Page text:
2014
two thousand fourteen
Twenty-Fourteen
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In a month where we haven’t had much rain it sure picked the wrong day to get a steady downpour. This is the second year in a row that Canal Clean Sweep was deluged with rain. At least this year it wasn’t a driving wind and a rainstorm.


South Wall of Clinton Ditch Lock 65

Trail Works, Inc. has adopted the Black Brook Trail section as their Clean-Sweep project for over five years now. Perhaps the name Black Brook Trail can be slightly confusing when this is called Canal Sweep. The reason it is that Black Brook flows right through the center of the trail between Lyons and Clyde. This section of trail is the old towpath on the Erie Canal and is full of history. The towpath became a county trail during the 70’s and now is part of the “Closing the Gaps” section. If you hike this county trail you will start in Lyons near Cole Rd. The hike is on the old towpath, which is now a grass path on the Enlarged Erie Canal, circa 1850. Going east about three miles from Lyons you come to Lock 54. This lock still has water in it, but the canal gates have long disappeared after it was abandon in 1918.

After you cross Gansz Rd. you will find Clinton Ditch Lock 65 circa 1820 about a ½ mile away going east on the trail. You need to look closely but you will find a path to the north that crosses a bridge (Old Erie Canal) comes up to an outlook, that overlooks Lock 65 on Clinton’s Ditch. What makes this stop so special is that for about a quarter of a mile the two historic Erie Canals run side by side. You can also see this lock from Rt. 31 near the Wayne Hills sign. Getting back on the trail, going east you will find Black Brook and the Wegmans passport marker about a quarter of mile away.

Clearing invasive species on Lock 65

Another quarter of a mile you will come to path that takes you to Black Brook Park. This Wayne County park is a hidden gem with a pond to fish in, a baseball diamond, bathrooms and a new picnic shelter. I think I counted at least ten picnic tables, so this would make for a wonderful location for a family reunion, but today it was where Trail Works set up headquarters for the Clean Sweep.

I arrived at 9:00 a.m. to find Trail Works members Paul Gorski and Barb DeRoo. You can always count on Barb for a schedule hike, ski, bike or clean-up. She will drive through a snow storm to make a Trail Works event. A few minutes later “Jolly Roger” shows up. You could hear him from a ½ mile away with his bad muffler. We sat under the shelter as the rain pounded down trying to decide whether to cancel or proceed. We decided to hike and bring along our nippers if anything needed to be cut along the path. While we were waiting under the shelter I was explaining to the group how bad a problem the invasive species have become. When I think of invasive in the past I have heard it associated with purple loosestrife, water chestnut and garlic mustard. It wasn’t until working on the Forever Wild for Everyone Trail at the Lyons Community Center that I was made aware of some other invasive species that are out of control. I would like to thank Andy Buss with Applied Ecologic Service for bringing this to my attention. Now everywhere I go I see how multi-flora Rose, honeysuckle, Buckthorn have taken over.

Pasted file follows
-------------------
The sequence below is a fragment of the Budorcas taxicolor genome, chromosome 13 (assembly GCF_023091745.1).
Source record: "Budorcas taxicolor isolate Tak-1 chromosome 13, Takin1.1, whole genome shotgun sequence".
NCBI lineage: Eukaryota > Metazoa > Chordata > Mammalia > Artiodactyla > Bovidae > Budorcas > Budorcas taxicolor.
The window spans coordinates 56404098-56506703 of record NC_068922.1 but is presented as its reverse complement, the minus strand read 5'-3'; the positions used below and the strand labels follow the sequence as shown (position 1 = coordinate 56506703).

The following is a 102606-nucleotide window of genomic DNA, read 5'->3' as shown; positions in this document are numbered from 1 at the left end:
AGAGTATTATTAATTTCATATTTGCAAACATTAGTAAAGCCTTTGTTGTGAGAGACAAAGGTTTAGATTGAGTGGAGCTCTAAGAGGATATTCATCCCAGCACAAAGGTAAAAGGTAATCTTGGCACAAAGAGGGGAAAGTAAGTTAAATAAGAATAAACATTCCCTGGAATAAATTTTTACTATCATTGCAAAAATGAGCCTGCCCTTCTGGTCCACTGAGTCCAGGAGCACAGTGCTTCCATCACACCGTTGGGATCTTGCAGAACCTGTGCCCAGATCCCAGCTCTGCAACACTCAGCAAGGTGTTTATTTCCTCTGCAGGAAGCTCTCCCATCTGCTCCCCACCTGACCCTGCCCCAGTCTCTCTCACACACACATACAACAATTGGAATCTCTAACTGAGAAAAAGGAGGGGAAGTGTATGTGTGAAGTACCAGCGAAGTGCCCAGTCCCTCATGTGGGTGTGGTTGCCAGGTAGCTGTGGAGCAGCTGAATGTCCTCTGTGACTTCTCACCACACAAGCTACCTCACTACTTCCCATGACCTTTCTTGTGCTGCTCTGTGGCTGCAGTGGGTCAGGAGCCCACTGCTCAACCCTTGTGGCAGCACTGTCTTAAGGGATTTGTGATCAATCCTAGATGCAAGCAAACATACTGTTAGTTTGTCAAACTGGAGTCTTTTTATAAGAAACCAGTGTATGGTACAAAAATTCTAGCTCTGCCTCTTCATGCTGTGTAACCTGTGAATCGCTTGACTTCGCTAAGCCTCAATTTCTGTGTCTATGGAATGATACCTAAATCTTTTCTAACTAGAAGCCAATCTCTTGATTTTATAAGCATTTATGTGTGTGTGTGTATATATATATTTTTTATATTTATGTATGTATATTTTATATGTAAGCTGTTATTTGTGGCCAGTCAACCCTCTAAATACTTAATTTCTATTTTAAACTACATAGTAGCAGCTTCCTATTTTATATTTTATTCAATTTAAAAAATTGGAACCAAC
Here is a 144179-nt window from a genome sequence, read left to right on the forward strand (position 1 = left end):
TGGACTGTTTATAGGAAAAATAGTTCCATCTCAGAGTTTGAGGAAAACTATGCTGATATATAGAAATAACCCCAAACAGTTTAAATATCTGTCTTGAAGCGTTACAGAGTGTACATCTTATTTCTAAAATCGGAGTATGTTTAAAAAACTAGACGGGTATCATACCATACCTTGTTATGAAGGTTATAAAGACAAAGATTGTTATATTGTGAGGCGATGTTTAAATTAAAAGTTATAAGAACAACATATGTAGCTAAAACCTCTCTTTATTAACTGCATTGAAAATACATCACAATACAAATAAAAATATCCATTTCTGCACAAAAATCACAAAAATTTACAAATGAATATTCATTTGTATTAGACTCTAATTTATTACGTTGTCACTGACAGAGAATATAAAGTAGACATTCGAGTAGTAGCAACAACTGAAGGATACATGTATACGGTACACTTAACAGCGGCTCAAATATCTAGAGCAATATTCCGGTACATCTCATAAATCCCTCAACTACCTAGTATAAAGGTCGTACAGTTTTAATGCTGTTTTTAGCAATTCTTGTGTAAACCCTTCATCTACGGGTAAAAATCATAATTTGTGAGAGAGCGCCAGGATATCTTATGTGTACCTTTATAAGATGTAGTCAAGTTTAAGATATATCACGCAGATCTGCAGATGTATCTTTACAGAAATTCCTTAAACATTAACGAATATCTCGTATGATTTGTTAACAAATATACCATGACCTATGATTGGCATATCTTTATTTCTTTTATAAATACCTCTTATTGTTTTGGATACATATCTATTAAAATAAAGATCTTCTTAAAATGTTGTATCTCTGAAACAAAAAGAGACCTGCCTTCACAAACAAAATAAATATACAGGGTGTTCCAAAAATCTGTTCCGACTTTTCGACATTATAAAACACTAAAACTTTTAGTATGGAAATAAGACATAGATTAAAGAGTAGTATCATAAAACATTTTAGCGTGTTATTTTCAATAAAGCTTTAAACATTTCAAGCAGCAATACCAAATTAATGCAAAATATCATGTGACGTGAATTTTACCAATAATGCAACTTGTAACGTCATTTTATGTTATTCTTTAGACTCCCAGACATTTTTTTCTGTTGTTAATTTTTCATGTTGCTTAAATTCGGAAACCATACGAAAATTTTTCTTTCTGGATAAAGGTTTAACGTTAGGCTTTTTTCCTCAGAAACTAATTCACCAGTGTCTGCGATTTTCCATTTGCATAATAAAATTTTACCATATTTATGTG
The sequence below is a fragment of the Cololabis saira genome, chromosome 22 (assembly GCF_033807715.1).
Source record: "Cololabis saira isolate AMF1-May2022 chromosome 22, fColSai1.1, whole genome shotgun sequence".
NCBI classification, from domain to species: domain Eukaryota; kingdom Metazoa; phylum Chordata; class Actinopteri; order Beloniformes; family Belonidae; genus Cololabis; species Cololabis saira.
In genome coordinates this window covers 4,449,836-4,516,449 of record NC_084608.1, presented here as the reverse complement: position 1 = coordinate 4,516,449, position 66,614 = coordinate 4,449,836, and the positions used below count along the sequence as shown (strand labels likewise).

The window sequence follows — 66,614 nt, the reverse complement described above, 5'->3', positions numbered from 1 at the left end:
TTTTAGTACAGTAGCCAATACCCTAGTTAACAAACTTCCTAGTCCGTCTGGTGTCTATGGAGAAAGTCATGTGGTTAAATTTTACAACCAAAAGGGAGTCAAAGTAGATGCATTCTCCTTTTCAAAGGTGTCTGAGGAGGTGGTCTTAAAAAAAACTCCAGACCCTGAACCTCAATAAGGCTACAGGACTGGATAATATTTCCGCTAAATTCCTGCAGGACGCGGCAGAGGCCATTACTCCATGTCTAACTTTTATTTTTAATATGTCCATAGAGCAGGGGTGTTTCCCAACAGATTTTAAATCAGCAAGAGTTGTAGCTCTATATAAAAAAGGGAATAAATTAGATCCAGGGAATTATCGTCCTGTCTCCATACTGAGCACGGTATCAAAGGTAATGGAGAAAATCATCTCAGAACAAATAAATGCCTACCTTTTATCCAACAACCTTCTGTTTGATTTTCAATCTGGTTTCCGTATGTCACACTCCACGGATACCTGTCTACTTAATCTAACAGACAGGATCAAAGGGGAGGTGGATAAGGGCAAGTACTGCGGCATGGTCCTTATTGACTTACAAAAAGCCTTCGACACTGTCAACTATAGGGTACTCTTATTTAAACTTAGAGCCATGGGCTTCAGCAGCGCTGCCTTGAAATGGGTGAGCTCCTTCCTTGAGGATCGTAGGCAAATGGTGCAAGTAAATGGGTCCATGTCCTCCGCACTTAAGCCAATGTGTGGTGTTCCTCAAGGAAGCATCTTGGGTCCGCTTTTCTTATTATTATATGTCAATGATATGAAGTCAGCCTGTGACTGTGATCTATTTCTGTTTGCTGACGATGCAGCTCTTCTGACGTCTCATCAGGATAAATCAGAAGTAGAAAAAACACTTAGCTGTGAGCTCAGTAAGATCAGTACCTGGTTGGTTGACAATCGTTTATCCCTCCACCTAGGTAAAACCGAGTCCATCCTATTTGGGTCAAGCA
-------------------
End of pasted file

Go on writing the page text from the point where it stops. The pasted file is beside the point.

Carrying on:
Trail Works members clearing Lock 65

After a few minutes we’re on our way. As we walked down the towpath west towards Lock 65 we were surrounded by honeysuckle and multi-flora rose on both sides of the trail. We found the trail passable so we kept hiking on, taking out an occasional invasive. If we were going to conquer these invasive species we would need an army of volunteers. Today with four of us we were outnumbered. It was a day to choose our battles and the battle we chose to fight today was Clinton Ditch Lock 65 and the over look into Lock 65. As I had expected the lock was full of invasive species. When we got there you could hardly see the lock it was so over grown with multi-flora rose and honeysuckle.

Looking back now perhaps we could be called the “Special Forces” of trail clearing because those invasive were now in trouble. We hacked and cut our way for the next two hours in the pelting rain. When we got done we had piles and piles of invasive species and the battle had been won. Our victory today was bringing history alive and we did. You can now see Clinton Ditch Lock 65 from Rt. 31 and from the overlook. What makes this lock so special is that it is one of only seven locks out of 86 that is still left from the 1820’s. Perhaps this small victory will finally bring attention to this lost history and lead to a future enshrinement. Maybe someday this can be a site of a restored Clinton’s Ditch Lock. Perhaps some day will be able to come back and see natives growing along the towpath just the way it was in 1820, before the invasive species arrived from Europe and other counties. Looking back I suppose one could blame the canal for the spread of these invasive species along the superhighway of it’s time.

Clinton Ditch Lock 65 

After we parted ways, all soaked, I drove over to see my Amish friend James Wegard in Clyde. We started talking about the invasive problem as I looked out to the edge of his land where rows and rows of multi-flora roses were growing. James turned to me and said “I may have a solution for the problem” as he grabbed his long red beard. He said, “My friend who has goats said they eat them all up.” Now all we need is a goat herder to walk down the towpath path, any volunteers?

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